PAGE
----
John Murray Productions of Oakland, California, is a full service event planning and production company specializing in scenery and stagecraft for corporate clients, focused on designing and producing innovative, memorable, and cost effective special events. Just a brief glance through their gallery of work and you see that John and his crew of 12 graphic artists, carpenters (doubling as welders) and producers have taken the notion of creating “signage” to an entirely new level. Here are a few snapshots of their installation at The Host Analytics World 2014, at the SFO Marriott.
MB: John, give us an idea of what your production shop is like.
JM: Well if you think about it, this exhibition business that we are in really boils down to being a combination cabinetry-and-signage business. You’re either creating “boxes” of some kind to mount things on, large areas on which to project videos and other graphical elements, or a combination of the two. So our scene shop is really a cabinet shop at its core, with all the traditional tools you’d expect — table saw, band saw, drill press, chopsaw. Plus in recent years we’ve added our ShopBot 96 X 48 PRSalpha tool with a spindle, and we run the [you know what!] out of that tool day and night… We also have invested in an 8ft-wide latex printer, and have a complete backdrop painting facility. This is unique to Northern California. Actually the space we’re in was built back in 1928 as a scene shop for local theater companies.
MB: Can you describe your work process?
JM: Well it depends on what stage the production is at when we come on board. We’re often referred by companies that do video development and projection, and they’re in need of a scenic source after the video/lighting/sounds pieces of the project have already begun. Sometimes we’ll receive highly detailed CAD files, other times just pencil sketches.
In nearly every case we have to create build drawings. We prepare the details in Vectorworks, and ultimately bring it into CAM, but along the way there is a lot of back and forth collaboration between us, the rigging crew, the lighting crew and projection crew. In this special events/corporate theater world Vectorworks is the go-to program. It has plug-ins for lighting designers so they can use it for their conceptual drawings.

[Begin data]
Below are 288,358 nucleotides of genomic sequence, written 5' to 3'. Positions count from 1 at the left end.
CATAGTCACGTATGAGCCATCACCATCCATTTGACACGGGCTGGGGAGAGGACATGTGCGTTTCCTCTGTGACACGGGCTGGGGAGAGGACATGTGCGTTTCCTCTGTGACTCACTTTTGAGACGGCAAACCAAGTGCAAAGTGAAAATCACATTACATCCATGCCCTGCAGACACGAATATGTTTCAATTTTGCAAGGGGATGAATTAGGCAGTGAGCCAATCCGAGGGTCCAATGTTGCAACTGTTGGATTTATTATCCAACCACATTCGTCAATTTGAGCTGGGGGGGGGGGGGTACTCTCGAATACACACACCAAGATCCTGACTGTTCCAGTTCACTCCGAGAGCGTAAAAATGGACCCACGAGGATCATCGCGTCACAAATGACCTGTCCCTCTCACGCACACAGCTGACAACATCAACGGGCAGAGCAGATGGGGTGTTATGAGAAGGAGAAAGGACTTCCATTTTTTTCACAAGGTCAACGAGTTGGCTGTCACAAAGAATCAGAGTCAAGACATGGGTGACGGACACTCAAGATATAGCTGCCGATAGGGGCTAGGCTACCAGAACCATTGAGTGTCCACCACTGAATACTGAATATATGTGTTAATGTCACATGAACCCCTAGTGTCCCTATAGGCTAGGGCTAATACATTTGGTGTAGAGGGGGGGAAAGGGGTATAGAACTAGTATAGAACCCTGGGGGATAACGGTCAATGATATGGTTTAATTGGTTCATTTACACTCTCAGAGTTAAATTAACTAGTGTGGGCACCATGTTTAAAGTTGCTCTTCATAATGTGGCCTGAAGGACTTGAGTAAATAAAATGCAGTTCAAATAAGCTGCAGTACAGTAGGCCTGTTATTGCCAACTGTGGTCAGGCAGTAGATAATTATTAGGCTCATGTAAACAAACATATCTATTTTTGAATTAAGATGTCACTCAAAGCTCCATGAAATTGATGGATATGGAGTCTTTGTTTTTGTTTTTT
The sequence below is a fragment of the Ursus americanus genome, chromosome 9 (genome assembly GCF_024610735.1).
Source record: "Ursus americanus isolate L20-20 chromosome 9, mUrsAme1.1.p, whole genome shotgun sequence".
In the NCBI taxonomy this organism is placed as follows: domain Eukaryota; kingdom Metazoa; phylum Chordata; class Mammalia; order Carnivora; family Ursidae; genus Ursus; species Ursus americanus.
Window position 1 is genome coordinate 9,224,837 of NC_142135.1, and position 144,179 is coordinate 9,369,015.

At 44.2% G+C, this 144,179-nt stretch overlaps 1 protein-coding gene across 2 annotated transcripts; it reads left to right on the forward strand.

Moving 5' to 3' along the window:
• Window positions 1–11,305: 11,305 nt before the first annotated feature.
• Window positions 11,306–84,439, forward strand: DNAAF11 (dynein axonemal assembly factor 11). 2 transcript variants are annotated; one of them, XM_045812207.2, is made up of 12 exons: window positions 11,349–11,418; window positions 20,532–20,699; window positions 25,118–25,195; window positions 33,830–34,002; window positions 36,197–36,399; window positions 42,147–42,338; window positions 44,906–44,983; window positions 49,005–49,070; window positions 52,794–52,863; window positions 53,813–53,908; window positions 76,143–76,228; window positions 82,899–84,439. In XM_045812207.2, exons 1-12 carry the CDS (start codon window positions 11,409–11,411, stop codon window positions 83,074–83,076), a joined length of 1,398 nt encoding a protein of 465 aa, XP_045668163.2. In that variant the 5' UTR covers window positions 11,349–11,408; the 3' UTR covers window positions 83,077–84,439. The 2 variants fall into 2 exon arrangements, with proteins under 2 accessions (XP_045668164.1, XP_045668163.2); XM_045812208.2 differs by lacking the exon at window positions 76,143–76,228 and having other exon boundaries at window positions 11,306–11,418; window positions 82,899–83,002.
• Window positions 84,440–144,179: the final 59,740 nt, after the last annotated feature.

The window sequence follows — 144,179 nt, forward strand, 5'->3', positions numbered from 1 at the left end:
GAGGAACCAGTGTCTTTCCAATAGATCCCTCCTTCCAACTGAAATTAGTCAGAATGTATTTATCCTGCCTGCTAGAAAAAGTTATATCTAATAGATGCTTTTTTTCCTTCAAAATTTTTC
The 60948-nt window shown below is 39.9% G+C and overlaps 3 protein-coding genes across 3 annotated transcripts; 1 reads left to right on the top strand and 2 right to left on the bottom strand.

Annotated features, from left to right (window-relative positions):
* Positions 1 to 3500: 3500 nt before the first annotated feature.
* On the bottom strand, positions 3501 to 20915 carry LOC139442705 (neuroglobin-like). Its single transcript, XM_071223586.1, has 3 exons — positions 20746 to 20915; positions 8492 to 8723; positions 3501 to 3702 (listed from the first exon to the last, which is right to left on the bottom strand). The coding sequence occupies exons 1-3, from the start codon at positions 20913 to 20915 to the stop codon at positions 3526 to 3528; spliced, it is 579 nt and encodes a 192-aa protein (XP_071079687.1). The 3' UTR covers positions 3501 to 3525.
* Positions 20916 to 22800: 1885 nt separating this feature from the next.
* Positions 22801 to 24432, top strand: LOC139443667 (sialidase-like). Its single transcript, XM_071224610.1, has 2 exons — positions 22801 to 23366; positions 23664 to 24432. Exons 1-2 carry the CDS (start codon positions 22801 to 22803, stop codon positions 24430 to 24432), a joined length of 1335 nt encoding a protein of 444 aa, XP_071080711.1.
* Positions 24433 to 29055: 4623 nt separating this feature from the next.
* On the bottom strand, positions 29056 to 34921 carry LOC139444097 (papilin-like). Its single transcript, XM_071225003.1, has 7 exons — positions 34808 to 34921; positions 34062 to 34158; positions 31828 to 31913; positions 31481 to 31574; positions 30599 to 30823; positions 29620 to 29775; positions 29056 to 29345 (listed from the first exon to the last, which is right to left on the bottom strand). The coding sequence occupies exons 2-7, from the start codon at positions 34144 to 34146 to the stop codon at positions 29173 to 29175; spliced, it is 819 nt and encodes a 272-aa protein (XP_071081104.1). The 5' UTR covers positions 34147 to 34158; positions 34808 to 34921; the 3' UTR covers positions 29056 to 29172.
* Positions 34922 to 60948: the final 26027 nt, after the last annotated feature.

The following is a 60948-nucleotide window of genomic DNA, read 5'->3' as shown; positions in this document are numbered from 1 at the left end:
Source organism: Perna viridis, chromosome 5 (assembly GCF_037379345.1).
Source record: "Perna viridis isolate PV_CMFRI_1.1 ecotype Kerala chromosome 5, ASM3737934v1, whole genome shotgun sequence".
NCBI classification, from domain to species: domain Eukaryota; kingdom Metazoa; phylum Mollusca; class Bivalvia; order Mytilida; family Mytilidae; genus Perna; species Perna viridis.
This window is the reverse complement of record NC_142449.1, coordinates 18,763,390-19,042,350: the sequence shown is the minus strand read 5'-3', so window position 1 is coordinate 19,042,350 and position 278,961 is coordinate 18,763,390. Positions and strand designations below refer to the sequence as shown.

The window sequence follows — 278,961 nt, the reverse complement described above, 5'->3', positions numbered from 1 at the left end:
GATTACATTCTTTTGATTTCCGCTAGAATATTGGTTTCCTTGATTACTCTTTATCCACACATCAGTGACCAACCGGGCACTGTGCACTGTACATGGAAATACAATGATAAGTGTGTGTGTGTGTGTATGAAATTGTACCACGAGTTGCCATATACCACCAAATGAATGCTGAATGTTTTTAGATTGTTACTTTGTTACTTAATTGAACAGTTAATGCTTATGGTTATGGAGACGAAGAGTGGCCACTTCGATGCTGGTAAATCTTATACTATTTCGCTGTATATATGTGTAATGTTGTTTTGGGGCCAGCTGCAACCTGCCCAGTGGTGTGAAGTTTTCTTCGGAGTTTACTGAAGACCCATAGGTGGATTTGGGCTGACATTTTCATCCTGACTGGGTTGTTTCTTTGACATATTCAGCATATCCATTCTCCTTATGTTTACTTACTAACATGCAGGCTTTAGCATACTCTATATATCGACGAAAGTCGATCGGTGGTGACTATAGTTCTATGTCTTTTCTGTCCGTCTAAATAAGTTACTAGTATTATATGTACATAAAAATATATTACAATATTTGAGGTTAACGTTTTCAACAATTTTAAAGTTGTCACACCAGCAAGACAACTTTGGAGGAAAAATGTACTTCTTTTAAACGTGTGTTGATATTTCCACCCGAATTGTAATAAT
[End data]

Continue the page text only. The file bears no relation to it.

MB: What’s a recent highlight to share?
JM: Well this one is pretty interesting, as you’ll see. Immersive Audio Visual approached us with a pixel mapping project for the 2014 Kaspersky Cyber Security Summit. We were hired to create scenery on which a video from Kaspersky Cyber Security would be projected. The video was designed to dramatize the technological process of image-mapping, and made use of multiple focal lengths to create its images. So they needed a projection surface which itself was multi-dimensional! With just 10 days to accomplish the design-build, and the provided Sketchup drawing, our work was cut out for us. First just check out the video, it’s pretty cool….
JM: The set consisted of a 75′ wide by 13′ high flat wall with a center screen, and flanking walls covered with boxes of varying size that the projection team masterfully used as a backdrop for their set. The challenge came in building such a detailed projection surface within a very short period of time, but our crew managed to build the entire set in 2 days. The result was fantastic! Here are some stills of the projection set…
MB: I understand that you’ve been involved with Chevron’s efforts to support STEM education?
JM: That’s right and actually it’s a project that’s near and dear to me. I earned my B.A. in Biology, and assumed when I got out of college I’d be combining my love of science with my passion for building to go to work in a museum creating educational installations.. Well, about 8000 corporate logos later… I’m having this tremendous opportunity to build STEM Zones.
This started about three years ago, when we were approached by Chevron to help them re-make their golf sponsorship events into STEM awareness events. Typically at golf tournaments, there will be corporate hospitality areas for hosting clients and educating them about the company. Chevron wanted to make it a highly interactive area where they’d clearly promote their interest in supporting STEM education.
The first STEM Zone installation we did was to create a TV studio environment that showed people all about the technology behind creating a TV broadcast. The place looked as though it was built by kids as a cross between a clubhouse and mad scientist’s lab!
Since then we’ve created “STEM behind sports” installations, demonstrating the physics behind golf, and now we’re working with the NBA on the Science of Basketball, the Giants on the Science of Baseball, the 49ers on the Science of Football. And most recently we attended the USA Science and Engineering Festival which had presences from Chevron, Project Lead the Way and FabLabs. So it’s a very exciting time for us, getting involved in supporting STEM.
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